Sermon for Ss Philip and James – 1 May 2015

At this morning’s BCP Festal Eucharist, Stephen Srikantha preached for us, challenging us to think about the vulnerability of knowing Christ, and Christ knowing us. You can read the full text below. 


Homily for the feast of Philip and James
Philip saith unto him, ‘Lord, shew us the Father, and it sufficeth us.’ Jesus saith unto him, ‘Have I been so long time with you, and yet hast thou not known me, Philip?’
To me, it feels like Jesus’s reply to Philip carries some pain. Philip has accompanied Jesus for so long and they have shared the bond of friendship. However, this has not been enough. Jesus’s sharing of who he is, Jesus opening himself up to his friends and becoming vulnerable amongst them, Jesus trusting his friends to support him in his mission – all this has not been enough for Philip. He doesn’t feel that he knows Jesus. The intimacy of Jesus’s friendship has not been enough. Philip wants more evidence to know that he can trust Jesus. 
Knowing about someone is not all that difficult. I can know about someone from a distance – keeping my sense of who I am invulnerably intact. I don’t need to enter into any meaningful, trusting relationship to know about someone. I can avoid all the complications of human relationships. I don’t need to enter the messiness of someone else. Knowing about someone feels safe and cost free.
However, knowing someone – not just knowing about them – but knowing them with our heart as well as our head, is much more complicated. We are faced with the reality of another person – with all their desires, needs and vulnerabilities. To know someone we need to enter into relationship with them. We will need to spend our time and energy. We need to trust them and risk ourselves being affected by them. Knowing someone doesn’t have the same safe distance as simply knowing about them. 
Today, as we celebrate the life and witness of Philip and James, remembering their friendship with Christ, I am left wondering whether I know Jesus or know about him. Have I reduced him to an object to be studied… someone, almost something, about whom the more information I know, the more I can satisfy my own self-indulgent curiosities? Have I forgotten that the calling to the priesthood has, at its heart, the intimacy of friendship with Christ – the sort of intimacy that I cannot get simply by reading books or learning any form of professionalisms?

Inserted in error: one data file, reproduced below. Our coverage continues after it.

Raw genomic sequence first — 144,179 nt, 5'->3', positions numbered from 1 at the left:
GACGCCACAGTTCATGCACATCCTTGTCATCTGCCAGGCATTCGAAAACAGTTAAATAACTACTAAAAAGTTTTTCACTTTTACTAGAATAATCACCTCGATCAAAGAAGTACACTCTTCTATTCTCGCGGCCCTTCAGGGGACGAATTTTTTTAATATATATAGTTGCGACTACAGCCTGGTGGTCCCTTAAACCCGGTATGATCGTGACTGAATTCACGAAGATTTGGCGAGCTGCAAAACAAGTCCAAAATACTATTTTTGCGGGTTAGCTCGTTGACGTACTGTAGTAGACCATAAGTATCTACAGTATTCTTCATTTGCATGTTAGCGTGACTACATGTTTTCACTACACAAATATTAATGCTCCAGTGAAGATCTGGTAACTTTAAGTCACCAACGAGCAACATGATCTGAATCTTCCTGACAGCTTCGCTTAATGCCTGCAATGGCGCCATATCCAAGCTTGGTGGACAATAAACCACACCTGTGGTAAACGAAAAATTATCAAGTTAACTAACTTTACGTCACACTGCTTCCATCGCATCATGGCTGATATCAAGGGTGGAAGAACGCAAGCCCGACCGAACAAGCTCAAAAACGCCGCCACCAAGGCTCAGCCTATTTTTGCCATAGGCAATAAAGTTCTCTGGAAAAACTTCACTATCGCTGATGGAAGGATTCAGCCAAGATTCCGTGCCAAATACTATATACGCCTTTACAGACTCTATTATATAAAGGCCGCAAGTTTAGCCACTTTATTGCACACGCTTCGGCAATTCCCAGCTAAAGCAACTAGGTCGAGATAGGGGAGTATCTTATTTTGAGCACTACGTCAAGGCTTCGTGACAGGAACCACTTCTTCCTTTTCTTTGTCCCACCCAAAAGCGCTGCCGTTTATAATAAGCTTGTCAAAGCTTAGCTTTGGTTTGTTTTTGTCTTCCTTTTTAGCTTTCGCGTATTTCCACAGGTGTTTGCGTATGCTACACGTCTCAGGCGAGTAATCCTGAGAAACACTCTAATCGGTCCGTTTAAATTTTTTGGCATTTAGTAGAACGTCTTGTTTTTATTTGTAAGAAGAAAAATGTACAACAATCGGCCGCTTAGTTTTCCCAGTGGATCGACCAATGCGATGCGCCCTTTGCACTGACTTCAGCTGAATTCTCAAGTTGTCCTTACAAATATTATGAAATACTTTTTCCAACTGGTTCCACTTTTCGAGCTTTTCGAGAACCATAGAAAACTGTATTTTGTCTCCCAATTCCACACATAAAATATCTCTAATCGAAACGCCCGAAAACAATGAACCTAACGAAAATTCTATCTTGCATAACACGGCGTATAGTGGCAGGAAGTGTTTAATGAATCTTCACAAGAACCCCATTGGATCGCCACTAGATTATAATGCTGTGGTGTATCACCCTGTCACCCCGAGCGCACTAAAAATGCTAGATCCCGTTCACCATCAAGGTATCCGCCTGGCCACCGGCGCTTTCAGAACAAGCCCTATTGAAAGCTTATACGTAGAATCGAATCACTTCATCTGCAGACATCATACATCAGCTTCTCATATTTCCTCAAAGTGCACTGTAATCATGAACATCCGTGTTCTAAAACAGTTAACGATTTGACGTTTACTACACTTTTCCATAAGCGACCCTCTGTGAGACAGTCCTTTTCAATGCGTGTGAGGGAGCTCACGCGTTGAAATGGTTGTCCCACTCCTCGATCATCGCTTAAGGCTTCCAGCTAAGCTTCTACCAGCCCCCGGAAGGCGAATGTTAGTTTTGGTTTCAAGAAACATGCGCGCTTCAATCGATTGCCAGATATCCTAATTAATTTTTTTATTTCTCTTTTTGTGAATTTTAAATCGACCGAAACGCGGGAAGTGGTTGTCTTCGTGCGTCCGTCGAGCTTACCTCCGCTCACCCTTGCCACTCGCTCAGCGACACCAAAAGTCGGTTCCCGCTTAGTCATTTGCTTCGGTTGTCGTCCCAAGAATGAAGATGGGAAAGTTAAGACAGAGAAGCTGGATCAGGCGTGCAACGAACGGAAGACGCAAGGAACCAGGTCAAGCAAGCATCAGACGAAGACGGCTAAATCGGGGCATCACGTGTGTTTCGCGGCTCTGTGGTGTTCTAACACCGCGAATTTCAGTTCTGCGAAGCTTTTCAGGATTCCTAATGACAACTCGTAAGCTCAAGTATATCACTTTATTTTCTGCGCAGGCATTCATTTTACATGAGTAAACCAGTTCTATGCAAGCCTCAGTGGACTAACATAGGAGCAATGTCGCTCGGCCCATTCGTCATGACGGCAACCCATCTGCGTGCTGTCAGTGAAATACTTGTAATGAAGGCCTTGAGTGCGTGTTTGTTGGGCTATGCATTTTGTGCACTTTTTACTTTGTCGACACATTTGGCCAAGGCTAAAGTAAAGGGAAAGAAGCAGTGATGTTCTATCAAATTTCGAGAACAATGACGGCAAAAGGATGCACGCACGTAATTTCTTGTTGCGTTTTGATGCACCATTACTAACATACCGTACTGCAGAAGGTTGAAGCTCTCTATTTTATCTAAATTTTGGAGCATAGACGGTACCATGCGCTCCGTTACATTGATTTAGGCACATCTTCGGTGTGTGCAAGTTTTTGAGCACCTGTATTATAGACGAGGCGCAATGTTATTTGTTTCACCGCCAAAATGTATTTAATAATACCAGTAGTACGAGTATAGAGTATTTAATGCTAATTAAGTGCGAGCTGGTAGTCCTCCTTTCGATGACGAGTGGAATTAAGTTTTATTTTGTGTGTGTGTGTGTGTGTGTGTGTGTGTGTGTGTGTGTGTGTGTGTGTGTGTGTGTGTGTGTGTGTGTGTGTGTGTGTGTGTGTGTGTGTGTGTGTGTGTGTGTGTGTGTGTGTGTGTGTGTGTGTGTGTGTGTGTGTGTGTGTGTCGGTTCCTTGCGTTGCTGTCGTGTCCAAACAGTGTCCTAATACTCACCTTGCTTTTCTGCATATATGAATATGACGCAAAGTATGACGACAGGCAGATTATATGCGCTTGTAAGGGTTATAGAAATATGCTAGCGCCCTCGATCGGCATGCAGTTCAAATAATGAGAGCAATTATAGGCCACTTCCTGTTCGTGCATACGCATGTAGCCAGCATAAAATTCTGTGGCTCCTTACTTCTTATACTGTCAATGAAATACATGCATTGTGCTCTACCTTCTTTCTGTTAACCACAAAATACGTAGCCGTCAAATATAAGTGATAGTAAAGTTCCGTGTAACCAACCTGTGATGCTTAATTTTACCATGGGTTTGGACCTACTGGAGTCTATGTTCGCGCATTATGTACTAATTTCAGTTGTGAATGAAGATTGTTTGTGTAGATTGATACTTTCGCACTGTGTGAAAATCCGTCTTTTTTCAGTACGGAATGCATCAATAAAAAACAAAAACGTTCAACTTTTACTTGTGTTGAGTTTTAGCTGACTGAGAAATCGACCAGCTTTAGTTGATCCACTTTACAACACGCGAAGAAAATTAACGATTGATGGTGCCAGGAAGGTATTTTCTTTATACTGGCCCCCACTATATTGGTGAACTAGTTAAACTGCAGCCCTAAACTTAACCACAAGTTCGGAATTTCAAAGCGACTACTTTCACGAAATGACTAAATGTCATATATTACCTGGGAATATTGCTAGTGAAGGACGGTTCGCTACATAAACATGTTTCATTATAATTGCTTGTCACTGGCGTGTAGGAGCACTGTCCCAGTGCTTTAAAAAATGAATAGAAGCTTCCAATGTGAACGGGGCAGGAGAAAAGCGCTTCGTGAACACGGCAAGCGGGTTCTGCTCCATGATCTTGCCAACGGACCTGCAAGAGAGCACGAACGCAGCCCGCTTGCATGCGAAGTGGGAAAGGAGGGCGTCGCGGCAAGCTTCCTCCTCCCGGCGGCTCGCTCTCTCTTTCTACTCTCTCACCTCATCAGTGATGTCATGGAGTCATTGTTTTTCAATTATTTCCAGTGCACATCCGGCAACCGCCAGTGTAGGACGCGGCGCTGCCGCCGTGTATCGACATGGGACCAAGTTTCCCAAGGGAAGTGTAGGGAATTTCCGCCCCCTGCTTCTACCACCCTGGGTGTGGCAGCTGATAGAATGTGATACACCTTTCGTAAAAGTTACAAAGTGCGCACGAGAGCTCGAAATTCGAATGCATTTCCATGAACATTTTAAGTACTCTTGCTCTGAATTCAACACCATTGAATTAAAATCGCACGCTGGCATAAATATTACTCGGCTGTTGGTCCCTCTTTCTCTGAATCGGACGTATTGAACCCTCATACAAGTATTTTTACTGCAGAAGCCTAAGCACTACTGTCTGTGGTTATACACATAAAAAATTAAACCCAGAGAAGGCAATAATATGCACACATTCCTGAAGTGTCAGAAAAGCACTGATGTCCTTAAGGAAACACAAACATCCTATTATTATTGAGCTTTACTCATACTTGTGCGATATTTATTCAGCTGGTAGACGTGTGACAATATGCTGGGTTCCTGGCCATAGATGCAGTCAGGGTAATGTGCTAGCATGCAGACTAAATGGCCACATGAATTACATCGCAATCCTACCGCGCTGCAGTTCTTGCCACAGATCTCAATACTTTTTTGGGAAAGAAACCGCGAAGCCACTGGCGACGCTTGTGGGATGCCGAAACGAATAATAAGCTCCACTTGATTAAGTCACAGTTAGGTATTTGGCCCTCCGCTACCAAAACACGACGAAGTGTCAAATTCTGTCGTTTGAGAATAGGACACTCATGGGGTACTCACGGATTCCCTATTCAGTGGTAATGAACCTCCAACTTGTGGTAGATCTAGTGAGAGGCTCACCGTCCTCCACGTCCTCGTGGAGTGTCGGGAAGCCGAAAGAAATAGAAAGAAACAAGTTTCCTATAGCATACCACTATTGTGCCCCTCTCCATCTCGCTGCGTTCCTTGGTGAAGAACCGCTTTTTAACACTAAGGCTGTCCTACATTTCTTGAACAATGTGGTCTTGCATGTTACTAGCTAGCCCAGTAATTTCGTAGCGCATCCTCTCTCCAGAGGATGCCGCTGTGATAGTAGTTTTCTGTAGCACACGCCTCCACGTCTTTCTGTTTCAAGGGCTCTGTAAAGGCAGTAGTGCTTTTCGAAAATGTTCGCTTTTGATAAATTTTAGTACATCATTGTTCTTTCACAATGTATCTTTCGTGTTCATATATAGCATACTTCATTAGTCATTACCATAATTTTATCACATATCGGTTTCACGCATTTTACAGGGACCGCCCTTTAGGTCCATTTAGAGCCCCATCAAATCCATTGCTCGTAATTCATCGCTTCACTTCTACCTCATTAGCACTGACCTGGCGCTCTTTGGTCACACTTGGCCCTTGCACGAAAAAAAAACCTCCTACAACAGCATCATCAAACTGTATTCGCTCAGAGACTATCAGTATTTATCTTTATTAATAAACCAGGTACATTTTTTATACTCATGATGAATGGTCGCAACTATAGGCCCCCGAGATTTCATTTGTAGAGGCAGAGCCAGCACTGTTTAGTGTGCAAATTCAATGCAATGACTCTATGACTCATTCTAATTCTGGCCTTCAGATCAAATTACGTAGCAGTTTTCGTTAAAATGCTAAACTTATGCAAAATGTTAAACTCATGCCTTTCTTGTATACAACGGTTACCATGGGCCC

In today’s world, with its thirst for knowledge about things and people, it is tempting to prefer to know about Christ than to know him, as a friend, with the heart. It is tempting to maintain a safe distance between Christ and us. Rather than risking being moved by Christ, going wherever he goes, it is tempting to use him to achieve our pre-formed goals and ambitions. It is easy to neglect the need to spend time and energy in seeking the intimacy of Christ, praying for our hearts to be united to his; to love as he loves. Perhaps, had Philip known Christ with his heart, had he stepped out of himself and allowed himself to accept something of the love of Christ, he might not have asked to see the Father. Perhaps Philip would have known that the heart of Christ, the heart that so loves humanity that it is prepared to be broken by and for it – this heart, is none other than the heart of the eternal God. 
Even if we, like the apostles, fail to appreciate the love of Christ, fail to know him truly, we can still be sure that Christ will not stop treasuring us in his heart: ‘Let not your heart be troubled.’ It is sensing this, the pardon and peace of the love of the risen Christ that must have strengthened the apostles to preach the Gospel. Let us pray that we too might be strengthened by knowing Christ intimately and being known by him. Amen.   

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